Roast and Learn Together - May 2015 - Page 2

Discuss roast levels and profiles for espresso, equipment for roasting coffee.
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another_jim
Team HB

#11: Post by another_jim »

jalpert wrote:One last follow-up if you don't mind: I recently read the Rob Hoos manifesto, and one takeaway there was that the length (in absolute terms) of the maillard phase is important. Theoretically the longer the maillard phase (in minutes), the more insoluble large molecules form, which leads to greater body and mouth-feel.
That's a good observation; I'll need to give that manifesto a close reading.

A 15 minute roast that simply is a stretched profile of an 8 minute roast can be indistinguishable in the cup if the heat transfer to the beans was slowed down proportionately, so that all the chemical reactions are slowed down. On the other hand, if the heat transfer to the bean remains the same, Rob Hoos is right, more of the sugars and amino acids will be turned into Maillard compounds and fewer will be available for caramelization. I'm not sure which compounds have more mouthfeel, but the Maillard compounds will have a complex savory notes that the caramels lack.

This is why the description of this coffee attracted my attention. I was interested in seeing how much the people who are participating can play with the maillard flavors.
SJM wrote:I am looking forward to seeing how using the solid drum/fast motor (as opposed to the perforated drum/slow motor) on that HUKY informs the results :-)))Susan
Does the solid set up have more ventilation? Usually solid drum roasters are ventilated, while perforated ones can get by with convection currents off the heat source.
Jim Schulman

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SJM

#12: Post by SJM »

Here is the diagram that Hank posted for us when we were trying (are still trying) to clarify how the solid drum HUKY and the perforated drum HUKY differ. Both configurations are supplied with the same fan.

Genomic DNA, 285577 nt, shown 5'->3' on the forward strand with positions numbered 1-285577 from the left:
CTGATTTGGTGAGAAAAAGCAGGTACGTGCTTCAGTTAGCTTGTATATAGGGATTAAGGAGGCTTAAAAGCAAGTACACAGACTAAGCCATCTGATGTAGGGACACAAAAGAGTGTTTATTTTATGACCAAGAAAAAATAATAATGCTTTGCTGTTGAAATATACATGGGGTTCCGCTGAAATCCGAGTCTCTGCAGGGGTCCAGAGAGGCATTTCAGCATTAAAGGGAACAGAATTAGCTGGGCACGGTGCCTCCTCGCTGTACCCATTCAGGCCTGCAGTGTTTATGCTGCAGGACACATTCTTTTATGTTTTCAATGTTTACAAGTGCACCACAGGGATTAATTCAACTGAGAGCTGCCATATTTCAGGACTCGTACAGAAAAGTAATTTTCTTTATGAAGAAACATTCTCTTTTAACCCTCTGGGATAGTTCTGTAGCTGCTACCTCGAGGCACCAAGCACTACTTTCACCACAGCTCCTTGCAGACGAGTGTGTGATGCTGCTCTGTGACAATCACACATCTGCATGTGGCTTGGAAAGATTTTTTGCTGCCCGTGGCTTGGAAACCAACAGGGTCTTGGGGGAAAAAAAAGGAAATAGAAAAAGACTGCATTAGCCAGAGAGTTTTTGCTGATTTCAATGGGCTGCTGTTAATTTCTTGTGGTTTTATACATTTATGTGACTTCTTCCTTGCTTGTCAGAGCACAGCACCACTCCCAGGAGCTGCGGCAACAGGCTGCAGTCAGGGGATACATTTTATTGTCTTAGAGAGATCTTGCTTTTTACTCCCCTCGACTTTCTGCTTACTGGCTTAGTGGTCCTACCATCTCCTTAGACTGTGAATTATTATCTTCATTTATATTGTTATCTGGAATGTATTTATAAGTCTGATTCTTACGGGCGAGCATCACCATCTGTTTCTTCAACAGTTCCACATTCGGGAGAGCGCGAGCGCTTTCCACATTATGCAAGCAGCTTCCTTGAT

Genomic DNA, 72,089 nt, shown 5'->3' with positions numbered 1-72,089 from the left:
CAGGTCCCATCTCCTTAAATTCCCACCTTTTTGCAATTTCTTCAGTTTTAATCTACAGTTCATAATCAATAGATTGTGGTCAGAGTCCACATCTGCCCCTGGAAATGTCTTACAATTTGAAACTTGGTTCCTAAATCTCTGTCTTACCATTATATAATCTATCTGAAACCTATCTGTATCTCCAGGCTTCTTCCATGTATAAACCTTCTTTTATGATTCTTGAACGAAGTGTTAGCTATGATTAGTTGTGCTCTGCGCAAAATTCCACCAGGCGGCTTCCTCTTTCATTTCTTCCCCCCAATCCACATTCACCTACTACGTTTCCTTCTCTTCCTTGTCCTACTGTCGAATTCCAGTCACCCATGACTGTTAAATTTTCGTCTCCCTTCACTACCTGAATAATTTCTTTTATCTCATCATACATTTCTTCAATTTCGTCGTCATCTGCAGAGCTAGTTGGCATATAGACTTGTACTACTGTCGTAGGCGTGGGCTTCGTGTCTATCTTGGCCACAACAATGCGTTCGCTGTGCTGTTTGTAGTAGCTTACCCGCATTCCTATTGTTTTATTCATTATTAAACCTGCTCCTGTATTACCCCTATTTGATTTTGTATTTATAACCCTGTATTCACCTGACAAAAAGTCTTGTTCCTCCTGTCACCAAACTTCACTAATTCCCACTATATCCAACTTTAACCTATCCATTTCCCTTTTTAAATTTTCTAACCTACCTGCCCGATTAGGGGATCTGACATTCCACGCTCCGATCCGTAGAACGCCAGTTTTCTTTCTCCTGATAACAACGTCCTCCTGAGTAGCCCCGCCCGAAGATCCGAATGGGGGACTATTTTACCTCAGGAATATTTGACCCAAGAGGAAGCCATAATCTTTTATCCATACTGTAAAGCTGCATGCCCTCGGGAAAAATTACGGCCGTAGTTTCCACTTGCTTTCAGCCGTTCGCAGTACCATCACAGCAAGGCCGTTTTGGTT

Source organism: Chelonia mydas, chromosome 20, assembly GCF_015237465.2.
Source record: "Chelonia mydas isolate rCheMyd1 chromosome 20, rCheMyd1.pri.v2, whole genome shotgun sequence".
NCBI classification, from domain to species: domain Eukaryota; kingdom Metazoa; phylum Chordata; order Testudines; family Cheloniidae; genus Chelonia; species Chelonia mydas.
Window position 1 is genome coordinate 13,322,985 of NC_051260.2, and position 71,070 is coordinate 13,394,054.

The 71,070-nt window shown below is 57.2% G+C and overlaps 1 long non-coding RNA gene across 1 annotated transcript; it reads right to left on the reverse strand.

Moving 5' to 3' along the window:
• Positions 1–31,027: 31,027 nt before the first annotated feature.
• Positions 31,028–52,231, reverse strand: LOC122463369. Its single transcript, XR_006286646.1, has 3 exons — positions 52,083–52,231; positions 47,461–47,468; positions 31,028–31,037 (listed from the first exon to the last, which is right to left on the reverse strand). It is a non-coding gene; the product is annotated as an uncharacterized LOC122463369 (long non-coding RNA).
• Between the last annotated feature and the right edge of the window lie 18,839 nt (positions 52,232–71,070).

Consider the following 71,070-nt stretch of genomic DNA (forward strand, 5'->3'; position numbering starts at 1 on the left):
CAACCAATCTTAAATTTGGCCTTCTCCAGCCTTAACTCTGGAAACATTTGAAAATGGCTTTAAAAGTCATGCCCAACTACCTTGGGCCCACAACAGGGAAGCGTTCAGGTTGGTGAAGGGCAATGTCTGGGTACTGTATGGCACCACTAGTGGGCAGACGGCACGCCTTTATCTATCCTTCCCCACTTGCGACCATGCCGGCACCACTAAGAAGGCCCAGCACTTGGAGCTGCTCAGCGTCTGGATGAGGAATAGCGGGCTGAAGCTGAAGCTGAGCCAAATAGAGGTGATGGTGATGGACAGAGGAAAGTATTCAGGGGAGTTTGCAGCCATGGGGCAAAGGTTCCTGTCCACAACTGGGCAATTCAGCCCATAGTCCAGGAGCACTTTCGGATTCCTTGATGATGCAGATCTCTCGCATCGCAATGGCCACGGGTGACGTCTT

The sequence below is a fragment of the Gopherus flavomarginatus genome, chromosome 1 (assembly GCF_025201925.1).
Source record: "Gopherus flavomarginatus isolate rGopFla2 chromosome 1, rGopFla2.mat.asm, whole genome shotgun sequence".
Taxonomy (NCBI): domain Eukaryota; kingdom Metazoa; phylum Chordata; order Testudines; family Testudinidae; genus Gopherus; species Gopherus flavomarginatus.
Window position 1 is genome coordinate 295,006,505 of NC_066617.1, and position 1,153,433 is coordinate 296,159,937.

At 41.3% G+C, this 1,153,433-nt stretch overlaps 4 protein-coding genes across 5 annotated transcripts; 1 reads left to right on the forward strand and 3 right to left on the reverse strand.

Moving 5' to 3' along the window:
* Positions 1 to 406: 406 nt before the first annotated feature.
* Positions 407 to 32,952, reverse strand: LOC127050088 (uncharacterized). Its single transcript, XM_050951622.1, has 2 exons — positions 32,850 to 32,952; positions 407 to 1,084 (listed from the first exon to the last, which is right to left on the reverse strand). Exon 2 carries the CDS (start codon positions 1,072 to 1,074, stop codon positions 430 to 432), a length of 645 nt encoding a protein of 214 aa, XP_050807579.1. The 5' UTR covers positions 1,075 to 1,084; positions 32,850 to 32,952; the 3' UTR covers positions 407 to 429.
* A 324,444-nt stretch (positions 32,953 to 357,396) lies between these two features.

jalpert

#13: Post by jalpert »

another_jim wrote:Does the solid set up have more ventilation? Usually solid drum roasters are ventilated, while perforated ones can get by with convection currents off the heat source.
As Susan points out, both drum types are ventilated on the Huky. However, the fan probably has a greater effect at the same CFM with the solid drum, just based on Bernoulli.

With the perforated drum, increasing the fan up to a point actually pushes up ET, with a subsequent BT RoR drift upward. After that point, increasing fan speed lowers ET.

I would guess that the solid drum has more immediate feedback upon changing the fan setting. Huky roasters on hukyforum often report this makes the solid drum easier to control as you get more immediate feedback.
another_jim wrote:A 15 minute roast that simply is a stretched profile of an 8 minute roast can be indistinguishable in the cup if the heat transfer to the beans was slowed down proportionately, so that all the chemical reactions are slowed down.
This is fairly mind-blowing for me; I guess the more experienced guys take this for granted as you've seen this firsthand and I'm just making it up as I go along. I had always assumed that lengthening the browning phase in terms of seconds had a good deal of effect on what compounds ended up in the bean. I'm not terribly familiar with maillard chemistry (and honestly I don't remember too much of my chem 101 either) - but I had figured that all you had to do was get a food to the activation energy for the maillard reactions, and then it would more or less proceed from there, throwing off first order chemicals, which then react and form second order, third order, and so on to create whatever orgy of brown stuff happens to come out. That is interesting that the progression of the reactions are dependent on dT of the substrate. I'll have to do more reading on maillard reactions.

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another_jim
Team HB

#14: Post by another_jim »

Thanks for he lesson on the Huky.

Way back when the Hottop first came out, they were set up to do 20 minute roasts. We did some blind tests using the same profile with an air roaster, and the air roasts tasted flatter. The same shape done in about 13 to 15 minutes cupped the same. (The original Hottop was slower than the current models, and tasted a little flatter, but still pretty good). These results are old, before we were controlling the ETs, so there's a good possibility that there's lots of factors we didn't know about.
Jim Schulman

SJM

#15: Post by SJM »

Using the HUKY with the solid drum, FC was definite but very early on at 370F (I don't usually expect it until about 387), which made the time from 'end of dry' (don't shoot me I still call it that) to FC very short.


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stinkyonion

#16: Post by stinkyonion »

It would help for us newbies if the acronyms were used a little less. Most roasting posts I have to read at least 3 times before I can understand most of what is said.

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another_jim
Team HB